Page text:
“I think tremendous work has been done over a number of years to get the Ireland senior (15s) team to where it is,” says Greensmith. “Beating New Zealand at the last World Cup is a testament to where the game has gone. When we look at the success of the Sevens teams, for example, in the relative short time that they have been on the international circuit, a lot of hard work has gone in to get the girls to that standard. With their current ranking and what they’re achieving, Ireland Sevens is competing exceptionally well. Hopefully, with further development and further experience we can make that step in the longer version of the game.”
Guest also pays tribute to the Sevens team, a professional outfit on the world circuit that has helped produce players for Tom Tierney’s World Cup side. Guest has also witnessed how girls from other codes such as ladies football and basketball have a transferable skill-set for rugby and the Sevens game.
“The Sevens has been the ground from which we have a bridge to cross from other sports. Louise Galvin, a Kerry footballer and Ireland basketball international, and Wicklow footballer Lucy Mulhall, who is captain of the Sevens side at present, are examples of girls from other codes who’ve made the transition seamlessly. Alice Miller, who played ladies football and was an 800m athlete, is also a fine rugby player. There is crossover and the Sevens route is the most friendly route if you like to make that switch.”
Guest, like Greensmith, sees the England model as the one to follow if Ireland are to break into the top three. Even competing with New Zealand will always be a challenge.
“In January, England went professional in the 15s game which is a super opportunity for any person with the sole goal of retaining the World Cup,” says Guest. “They are professional in Sevens game too. You need to look at external factors, too, to understand how England can make this kind of investment. The RFU has a bigger budget than the IRFU. The population is bigger in England and they benefit from Lottery funding that we don’t get in Ireland. A lot of factors are not in control of the IRFU either.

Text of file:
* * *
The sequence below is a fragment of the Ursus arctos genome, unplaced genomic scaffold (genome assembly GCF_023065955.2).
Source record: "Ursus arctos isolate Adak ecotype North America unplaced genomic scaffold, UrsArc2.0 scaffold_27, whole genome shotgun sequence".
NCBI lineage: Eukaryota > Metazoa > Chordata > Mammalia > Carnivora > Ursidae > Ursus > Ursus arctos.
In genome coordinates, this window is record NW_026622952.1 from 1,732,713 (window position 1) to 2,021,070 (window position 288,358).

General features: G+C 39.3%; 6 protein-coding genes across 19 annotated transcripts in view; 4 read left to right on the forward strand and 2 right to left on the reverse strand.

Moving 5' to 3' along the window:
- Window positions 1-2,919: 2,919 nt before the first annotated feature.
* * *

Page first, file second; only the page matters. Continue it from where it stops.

“New Zealand and Canada would be quite similar to Ireland. It’s the national game in New Zealand but in Ireland we are up against Gaelic games. There are exceptional athletes playing ladies football and camogie throughout the country though, many of whom would make it at rugby. New Zealand will always have rugby as their national sport and they’re incredible Sevens and 15s players, they have that advantage over us in that sense as well.”
Both Greensmith and Guest see a huge jump in the popularity of rugby since they started representing Ireland. It’s a different world now to when they started out, and the profile of the current women’s team has never been higher. For example, on the day the 2017 Ireland RWC squad was announced, head coach Tom Tierney and his captain, Niamh Briggs, dominated radio and television headlines and their press conference was the main lead across many of the following day’s newspapers. Of course, social media captured the announcement almost instantly.
“The landscape has changed in a positive way,” says Greensmith. “With more rugby than ever on TV, it increases the profile of the game. And what’s brilliant is that when you go into schools and meet girls they’re talking about Niamh Briggs, Jenny Murphy, Mags Reilly and others. They have their own role models, fantastic role models in the game to look up to, female role models which is really good. They know their names, they know their faces and that only adds to their aspirations to one day follow in their footsteps.